Volume 94, Issue 70

Friday, January 26, 2001


NEWS

Students have say on Code - UCC forum takes recommendations

Former PM visits Western

BOG finance report raises tuition equity issue

Finding home sweet home, hard very hard

2001 USC: A mediocre odyssey

Corroded Disorder

Students have say on Code - UCC forum takes recommendations

By Hisham Safieddine
Gazette Writer

The university's proposed Student Code of Conduct attracted concern from all corners of Western's campus at a forum held yesterday in the University Community Centre Atrium.

The forum was organized by the ad hoc committee created by Senate to review the code. Members of the committee, which consists of Senate members, students and faculty, listened to student opinions on the issue for two hours.

University Students' Council VP-student affairs, Chris Sinal, chair of the committee, said he invited students to voice their concerns about any section of the code and put forward proposals for consideration by the Senate.

He said the committee was only acting as a venue for students to comment on the code, and would not be able to answer questions about the code itself.

Jeff Clayman, USC legal affairs officer, said students should have access to legal counsel, at least during an appeal process, which is an option not presently available under the code.

He also said he disapproved of any provisions regulating the conduct student groups. "This is a code for student conduct and thus should be for individual students, not student groups," he said.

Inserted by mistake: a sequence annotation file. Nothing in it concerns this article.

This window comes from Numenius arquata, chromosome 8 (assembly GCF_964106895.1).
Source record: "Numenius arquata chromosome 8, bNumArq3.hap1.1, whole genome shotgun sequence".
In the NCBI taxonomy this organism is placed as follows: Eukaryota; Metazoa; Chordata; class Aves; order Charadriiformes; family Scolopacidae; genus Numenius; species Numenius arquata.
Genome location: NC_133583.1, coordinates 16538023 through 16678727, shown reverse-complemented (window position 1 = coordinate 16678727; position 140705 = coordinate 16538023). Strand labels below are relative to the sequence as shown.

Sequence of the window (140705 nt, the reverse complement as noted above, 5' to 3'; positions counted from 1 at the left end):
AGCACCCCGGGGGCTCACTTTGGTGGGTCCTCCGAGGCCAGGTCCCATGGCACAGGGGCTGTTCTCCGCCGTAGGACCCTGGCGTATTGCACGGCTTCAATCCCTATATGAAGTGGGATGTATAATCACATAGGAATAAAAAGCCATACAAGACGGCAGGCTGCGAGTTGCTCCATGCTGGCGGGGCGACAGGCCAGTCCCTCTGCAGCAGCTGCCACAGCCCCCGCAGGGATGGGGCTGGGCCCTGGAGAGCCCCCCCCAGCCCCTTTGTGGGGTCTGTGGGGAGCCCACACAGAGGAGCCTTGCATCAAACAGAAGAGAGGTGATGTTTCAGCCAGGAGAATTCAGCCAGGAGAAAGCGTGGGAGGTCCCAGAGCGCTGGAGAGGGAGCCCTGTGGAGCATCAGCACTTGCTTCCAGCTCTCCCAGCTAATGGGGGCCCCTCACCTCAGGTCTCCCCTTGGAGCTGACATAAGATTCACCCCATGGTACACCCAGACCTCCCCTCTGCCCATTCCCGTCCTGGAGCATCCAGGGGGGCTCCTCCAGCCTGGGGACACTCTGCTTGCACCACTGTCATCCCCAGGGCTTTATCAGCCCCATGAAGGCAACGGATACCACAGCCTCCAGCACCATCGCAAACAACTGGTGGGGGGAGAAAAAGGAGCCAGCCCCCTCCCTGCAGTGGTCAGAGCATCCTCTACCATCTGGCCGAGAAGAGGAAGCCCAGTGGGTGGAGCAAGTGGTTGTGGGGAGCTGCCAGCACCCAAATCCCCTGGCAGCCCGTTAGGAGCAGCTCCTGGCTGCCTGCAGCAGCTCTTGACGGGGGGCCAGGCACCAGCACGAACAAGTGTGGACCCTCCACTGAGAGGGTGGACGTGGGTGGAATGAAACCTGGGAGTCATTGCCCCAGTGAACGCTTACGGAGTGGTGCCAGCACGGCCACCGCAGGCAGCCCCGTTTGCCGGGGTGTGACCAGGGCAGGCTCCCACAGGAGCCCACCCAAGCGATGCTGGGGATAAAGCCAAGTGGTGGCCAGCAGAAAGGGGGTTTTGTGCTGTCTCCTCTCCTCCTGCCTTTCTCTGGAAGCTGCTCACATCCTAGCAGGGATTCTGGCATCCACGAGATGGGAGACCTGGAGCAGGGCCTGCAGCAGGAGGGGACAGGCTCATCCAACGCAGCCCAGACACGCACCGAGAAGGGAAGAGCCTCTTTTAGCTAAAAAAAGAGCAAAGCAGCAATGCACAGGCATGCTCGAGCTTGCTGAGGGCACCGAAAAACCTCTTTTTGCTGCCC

One group of students who expressed discontent was the Undergraduate Engineering Society. The president of UES, James Kay, said the code might have an adverse impact on students' lives.

"I can foresee serious sanctions being filed against student reps, especially during frosh week," he said. Kay added he would prefer to see faculty deans have a greater degree of involvement in implementing any disciplinary actions against students.

"Our dean and other faculty members are best informed of the nature of the student activities we hold, and hence they are best qualified for judging whether any code regulations have been breached," Kay said, adding he would continue to raise awareness about the shortcomings of the code in hopes of affecting its revision.

Another major concern discussed at the forum was the potential liability of students for their off-campus actions. Mike Gretes, a second-year biology and chemistry student, said he too disagreed with sections of the code pertaining to off-campus conduct.

He said the code might undermine a student's right to engage in events deemed by the adjudicating committee as interfering with the proper functioning of the university.

Sinal said he urged students to file written submissions of their recommendations by Feb. 9 for further consideration by the Senate. The ad hoc committee is schedule to report to Senate on Mar. 16.

According to Jim Etherington, chair of the Campus & Community Affairs Committee of the Board of Governors, no decision will be taken on the code by the committee until April 5.

Etherington added the CCAC will submit its report and recommendations to the Board on May 3. A draft version of the code can be viewed on the Internet at http://www.uwo.ca/univsec/board/code.html.


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